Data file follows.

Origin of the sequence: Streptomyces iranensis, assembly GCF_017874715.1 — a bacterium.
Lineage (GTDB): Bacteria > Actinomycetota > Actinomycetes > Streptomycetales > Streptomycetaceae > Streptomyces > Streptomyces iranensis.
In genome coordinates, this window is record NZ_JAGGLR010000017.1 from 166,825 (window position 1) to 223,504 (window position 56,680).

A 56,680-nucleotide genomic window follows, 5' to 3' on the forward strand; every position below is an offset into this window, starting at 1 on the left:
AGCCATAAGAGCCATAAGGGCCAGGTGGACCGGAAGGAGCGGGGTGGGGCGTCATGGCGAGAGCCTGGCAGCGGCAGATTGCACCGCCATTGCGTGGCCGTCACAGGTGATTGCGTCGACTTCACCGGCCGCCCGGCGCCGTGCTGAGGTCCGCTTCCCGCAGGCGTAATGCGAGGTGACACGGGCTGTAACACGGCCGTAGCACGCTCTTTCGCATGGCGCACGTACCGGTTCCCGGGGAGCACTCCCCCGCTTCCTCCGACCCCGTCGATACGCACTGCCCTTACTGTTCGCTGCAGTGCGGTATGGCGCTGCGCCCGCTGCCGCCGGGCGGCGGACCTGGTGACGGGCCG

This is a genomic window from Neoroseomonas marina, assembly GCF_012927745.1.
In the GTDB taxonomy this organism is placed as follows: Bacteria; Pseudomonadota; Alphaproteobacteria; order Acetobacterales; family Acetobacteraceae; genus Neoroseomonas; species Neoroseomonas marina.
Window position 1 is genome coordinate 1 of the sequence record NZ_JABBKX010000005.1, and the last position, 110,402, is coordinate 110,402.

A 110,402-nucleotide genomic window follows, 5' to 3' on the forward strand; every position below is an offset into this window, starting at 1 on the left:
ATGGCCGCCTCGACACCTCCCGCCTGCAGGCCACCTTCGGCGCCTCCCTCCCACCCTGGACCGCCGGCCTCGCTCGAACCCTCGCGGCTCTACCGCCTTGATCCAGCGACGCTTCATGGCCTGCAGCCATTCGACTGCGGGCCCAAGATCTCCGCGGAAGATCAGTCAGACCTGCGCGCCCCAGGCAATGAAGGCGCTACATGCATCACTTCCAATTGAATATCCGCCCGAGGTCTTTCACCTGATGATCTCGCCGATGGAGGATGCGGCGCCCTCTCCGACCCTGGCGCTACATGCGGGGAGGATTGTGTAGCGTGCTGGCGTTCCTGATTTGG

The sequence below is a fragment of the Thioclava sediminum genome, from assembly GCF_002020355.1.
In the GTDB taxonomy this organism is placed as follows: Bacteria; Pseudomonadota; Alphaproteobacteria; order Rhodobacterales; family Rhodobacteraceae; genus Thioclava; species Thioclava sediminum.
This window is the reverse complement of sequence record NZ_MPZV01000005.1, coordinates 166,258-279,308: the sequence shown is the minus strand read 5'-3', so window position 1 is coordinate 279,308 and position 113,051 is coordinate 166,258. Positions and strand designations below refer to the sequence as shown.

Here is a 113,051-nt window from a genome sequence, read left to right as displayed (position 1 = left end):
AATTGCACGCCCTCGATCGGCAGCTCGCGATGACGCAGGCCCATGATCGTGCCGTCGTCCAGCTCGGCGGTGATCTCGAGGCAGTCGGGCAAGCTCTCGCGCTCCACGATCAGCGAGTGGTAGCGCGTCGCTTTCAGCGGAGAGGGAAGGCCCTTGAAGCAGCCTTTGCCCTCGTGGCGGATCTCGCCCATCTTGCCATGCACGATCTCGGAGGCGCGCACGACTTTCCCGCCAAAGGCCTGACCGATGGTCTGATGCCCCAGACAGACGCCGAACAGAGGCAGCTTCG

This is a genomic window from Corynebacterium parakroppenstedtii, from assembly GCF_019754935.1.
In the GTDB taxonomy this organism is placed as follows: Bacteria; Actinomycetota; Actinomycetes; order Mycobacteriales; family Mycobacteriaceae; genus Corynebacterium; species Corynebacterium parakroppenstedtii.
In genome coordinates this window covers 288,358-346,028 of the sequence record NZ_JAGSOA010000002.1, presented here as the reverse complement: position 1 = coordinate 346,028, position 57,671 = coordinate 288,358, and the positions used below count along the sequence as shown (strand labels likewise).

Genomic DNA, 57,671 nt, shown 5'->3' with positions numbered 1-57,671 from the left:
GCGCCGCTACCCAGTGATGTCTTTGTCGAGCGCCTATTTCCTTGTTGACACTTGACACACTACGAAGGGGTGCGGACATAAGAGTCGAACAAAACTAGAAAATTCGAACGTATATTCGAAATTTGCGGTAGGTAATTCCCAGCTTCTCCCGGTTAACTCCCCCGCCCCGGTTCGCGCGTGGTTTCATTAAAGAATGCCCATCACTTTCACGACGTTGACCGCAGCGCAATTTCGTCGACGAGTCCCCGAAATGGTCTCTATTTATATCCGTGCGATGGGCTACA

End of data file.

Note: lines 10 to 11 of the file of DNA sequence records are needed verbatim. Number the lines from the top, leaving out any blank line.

ATGGCCGCCTCGACACCTCCCGCCTGCAGGCCACCTTCGGCGCCTCCCTCCCACCCTGGACCGCCGGCCTCGCTCGAACCCTCGCGGCTCTACCGCCTTGATCCAGCGACGCTTCATGGCCTGCAGCCATTCGACTGCGGGCCCAAGATCTCCGCGGAAGATCAGTCAGACCTGCGCGCCCCAGGCAATGAAGGCGCTACATGCATCACTTCCAATTGAATATCCGCCCGAGGTCTTTCACCTGATGATCTCGCCGATGGAGGATGCGGCGCCCTCTCCGACCCTGGCGCTACATGCGGGGAGGATTGTGTAGCGTGCTGGCGTTCCTGATTTGG

The sequence below is a fragment of the Thioclava sediminum genome, from assembly GCF_002020355.1.